Zika Virus Protein Mapped to Speed Search for Cure

Indiana University-led study advances effort to find drugs in fight against disease causing birth defects across the Americas

Article ID: 671906

Released: 27-Mar-2017 3:05 PM EDT

Source Newsroom: Indiana University

  • Credit: Cheng Kao, Indiana University

    This is the structure of the Zika virus protein NS5, which is key to the reproduction and spread of the virus.

  • Credit: Cheng Kao, Indiana University

    The protein NS5 is shown in red within the larger area of the Zika virus.

  • Credit: Indiana University

    Cheng Kao

Newswise — BLOOMINGTON, Ind. -- A study published today shows how Indiana University scientists are speeding the path to new treatments for the Zika virus, an infectious disease linked to birth defects in infants in South and Central America and the United States.

Cheng Kao, a professor in the IU Bloomington College of Arts and Sciences' Department of Molecular and Cellular Biochemistry, has mapped a key protein that causes the virus to reproduce and spread.

"Mapping this protein provides us the ability to reproduce a key part of the Zika virus in a lab," Kao said. "This means we can quickly analyze existing drugs and other compounds that can disrupt the spread of the virus. Drugs to target the Zika virus will almost certainly involve this protein."

The World Health Organization reports that more than 1 million people in 52 countries and territories in the Americas have been infected with the Zika virus since 2015. The disease has also been confirmed to cause microcephaly in more than 2,700 infants born to women infected with the virus while pregnant. Symptoms include neurological disorders and a head that is significantly smaller than normal.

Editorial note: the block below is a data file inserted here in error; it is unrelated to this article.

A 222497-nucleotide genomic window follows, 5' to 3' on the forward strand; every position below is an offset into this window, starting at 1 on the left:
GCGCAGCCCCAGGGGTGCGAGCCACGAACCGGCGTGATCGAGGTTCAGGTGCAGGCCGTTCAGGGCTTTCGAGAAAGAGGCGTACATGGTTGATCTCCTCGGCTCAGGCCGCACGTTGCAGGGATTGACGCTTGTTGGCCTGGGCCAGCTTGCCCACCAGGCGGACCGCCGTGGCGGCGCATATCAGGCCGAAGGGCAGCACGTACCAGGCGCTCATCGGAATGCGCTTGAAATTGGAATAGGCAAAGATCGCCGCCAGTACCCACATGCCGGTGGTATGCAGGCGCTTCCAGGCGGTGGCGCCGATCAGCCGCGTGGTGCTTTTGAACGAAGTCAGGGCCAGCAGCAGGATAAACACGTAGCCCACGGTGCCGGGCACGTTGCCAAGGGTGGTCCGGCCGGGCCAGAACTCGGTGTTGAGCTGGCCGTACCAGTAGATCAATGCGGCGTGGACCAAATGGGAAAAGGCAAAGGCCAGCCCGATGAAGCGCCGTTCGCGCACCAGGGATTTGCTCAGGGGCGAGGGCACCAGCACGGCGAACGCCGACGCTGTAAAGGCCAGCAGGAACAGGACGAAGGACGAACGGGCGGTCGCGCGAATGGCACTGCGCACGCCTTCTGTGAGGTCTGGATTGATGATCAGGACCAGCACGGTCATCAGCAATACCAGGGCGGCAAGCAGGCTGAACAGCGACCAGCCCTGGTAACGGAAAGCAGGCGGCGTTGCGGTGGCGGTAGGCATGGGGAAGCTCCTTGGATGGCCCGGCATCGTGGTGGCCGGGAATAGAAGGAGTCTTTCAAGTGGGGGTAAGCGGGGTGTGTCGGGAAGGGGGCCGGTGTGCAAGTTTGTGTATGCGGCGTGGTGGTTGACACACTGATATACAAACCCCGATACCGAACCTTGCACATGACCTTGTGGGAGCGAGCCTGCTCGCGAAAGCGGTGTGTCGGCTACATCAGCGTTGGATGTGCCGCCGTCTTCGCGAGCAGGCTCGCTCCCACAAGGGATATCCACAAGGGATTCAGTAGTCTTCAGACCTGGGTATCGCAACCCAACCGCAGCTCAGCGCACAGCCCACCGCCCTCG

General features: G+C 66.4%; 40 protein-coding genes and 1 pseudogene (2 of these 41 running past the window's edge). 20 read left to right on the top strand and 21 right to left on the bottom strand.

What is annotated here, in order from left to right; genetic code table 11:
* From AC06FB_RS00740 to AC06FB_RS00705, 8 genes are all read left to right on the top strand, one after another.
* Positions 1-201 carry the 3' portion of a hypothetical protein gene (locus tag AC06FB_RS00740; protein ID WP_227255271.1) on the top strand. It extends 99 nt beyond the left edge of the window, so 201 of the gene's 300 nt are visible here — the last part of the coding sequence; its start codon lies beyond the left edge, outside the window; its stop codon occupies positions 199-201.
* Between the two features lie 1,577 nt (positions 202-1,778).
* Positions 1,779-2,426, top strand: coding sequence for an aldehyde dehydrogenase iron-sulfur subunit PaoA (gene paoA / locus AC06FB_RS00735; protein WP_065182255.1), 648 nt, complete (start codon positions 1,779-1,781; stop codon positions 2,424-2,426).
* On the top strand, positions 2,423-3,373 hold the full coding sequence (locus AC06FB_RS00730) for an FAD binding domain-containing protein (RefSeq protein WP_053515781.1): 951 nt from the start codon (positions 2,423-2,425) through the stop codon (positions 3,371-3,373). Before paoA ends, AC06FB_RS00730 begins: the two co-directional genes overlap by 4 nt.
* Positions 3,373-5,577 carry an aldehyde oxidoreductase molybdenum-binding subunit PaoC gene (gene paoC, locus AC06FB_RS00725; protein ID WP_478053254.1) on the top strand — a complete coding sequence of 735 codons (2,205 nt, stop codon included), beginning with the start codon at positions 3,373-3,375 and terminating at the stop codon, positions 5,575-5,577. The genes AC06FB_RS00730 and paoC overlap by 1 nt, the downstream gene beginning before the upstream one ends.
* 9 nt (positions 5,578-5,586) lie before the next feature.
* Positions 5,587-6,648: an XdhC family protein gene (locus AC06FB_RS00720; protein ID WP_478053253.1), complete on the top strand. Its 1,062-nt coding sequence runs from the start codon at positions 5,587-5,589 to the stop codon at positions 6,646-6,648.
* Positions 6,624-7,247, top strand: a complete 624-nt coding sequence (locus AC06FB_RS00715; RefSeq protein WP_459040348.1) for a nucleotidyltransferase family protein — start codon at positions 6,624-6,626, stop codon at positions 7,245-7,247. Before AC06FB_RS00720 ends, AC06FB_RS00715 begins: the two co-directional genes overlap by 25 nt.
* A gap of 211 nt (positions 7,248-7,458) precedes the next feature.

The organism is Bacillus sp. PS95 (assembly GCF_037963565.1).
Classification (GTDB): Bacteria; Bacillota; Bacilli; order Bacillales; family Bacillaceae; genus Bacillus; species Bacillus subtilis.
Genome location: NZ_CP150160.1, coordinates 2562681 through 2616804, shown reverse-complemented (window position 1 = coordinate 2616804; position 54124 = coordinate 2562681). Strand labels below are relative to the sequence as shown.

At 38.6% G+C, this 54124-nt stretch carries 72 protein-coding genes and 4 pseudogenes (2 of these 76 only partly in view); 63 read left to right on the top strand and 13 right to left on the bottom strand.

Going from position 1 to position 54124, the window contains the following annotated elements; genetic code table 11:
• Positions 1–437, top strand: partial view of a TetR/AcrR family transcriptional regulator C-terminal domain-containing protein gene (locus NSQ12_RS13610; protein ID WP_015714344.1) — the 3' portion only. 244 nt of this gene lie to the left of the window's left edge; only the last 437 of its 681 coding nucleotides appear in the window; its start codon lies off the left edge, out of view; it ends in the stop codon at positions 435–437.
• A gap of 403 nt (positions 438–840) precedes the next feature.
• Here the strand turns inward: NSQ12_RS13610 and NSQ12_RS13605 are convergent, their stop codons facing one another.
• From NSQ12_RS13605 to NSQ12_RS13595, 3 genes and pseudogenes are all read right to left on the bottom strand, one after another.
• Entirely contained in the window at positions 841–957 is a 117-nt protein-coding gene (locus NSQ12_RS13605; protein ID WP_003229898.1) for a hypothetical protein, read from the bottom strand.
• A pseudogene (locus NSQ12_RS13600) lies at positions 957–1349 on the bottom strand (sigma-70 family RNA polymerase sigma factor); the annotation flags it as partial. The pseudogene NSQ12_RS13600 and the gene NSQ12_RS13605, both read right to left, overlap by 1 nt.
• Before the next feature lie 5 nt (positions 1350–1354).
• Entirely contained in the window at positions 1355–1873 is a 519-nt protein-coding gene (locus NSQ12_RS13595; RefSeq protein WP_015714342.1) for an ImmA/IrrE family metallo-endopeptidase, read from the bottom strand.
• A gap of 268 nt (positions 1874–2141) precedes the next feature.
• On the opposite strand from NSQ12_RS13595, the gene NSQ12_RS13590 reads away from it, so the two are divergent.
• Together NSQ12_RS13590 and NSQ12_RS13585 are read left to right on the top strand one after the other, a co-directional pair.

The virus is also transmissible through sexual activity and can trigger an autoimmune disease in adults called Guillain-Barre syndrome.

The IU-led study, conducted in collaboration with Texas A&M University, revealed the structure of the Zika virus protein NS5, which contains two enzymes needed for the virus to replicate and spread. The first enzyme reduces the body's ability to mount an immune response against infection. The other enzyme helps "kick off" the replication process.

"We need to do everything we can to find effective drugs against the Zika virus, as changes in travel and climate have caused more tropical diseases to move into new parts of the globe," said Kao, who has also spent 15 years studying the virus that causes hepatitis C.

"We've learned a lot of lessons about how to fight this class of virus through previous work on hepatitis C, as well as other work on the HIV/AIDS virus," he added.

In addition, Kao said, the study showed that the Zika virus protein is similar in structure to proteins from viruses that cause dengue fever, West Nile virus, Japanese encephalitis virus and hepatitis C, which prompted the team to test several compounds that combat those diseases. The team also tested other compounds to disrupt the virus's replication.

"Drugs approved to treat hepatitis C and compounds in development to treat other viral diseases are prime candidates to use against the Zika virus," Kao said. "We're continuing to work with industry partners to screen compounds for effectiveness against the NS5 protein."

Other IU Bloomington authors on the study were Guanghui Yi and Yin-Chih Chuang in the Department of Molecular and Cellular Biochemistry and Robert C. Vaughan in the Department of Biology. Additional authors were Baoyu Zhao and Pingwei Li of Texas A&M University and Banumathi Sankaran at Lawrence Berkeley National Laboratory.

The method used to reproduce the virus protein in the lab is the subject of a U.S. patent application filed by the IU Research and Technology Corp.

The study appears in the journal Nature Communications. It was supported in part by the Johnson Center for Innovation and Translational Research at IU Bloomington.

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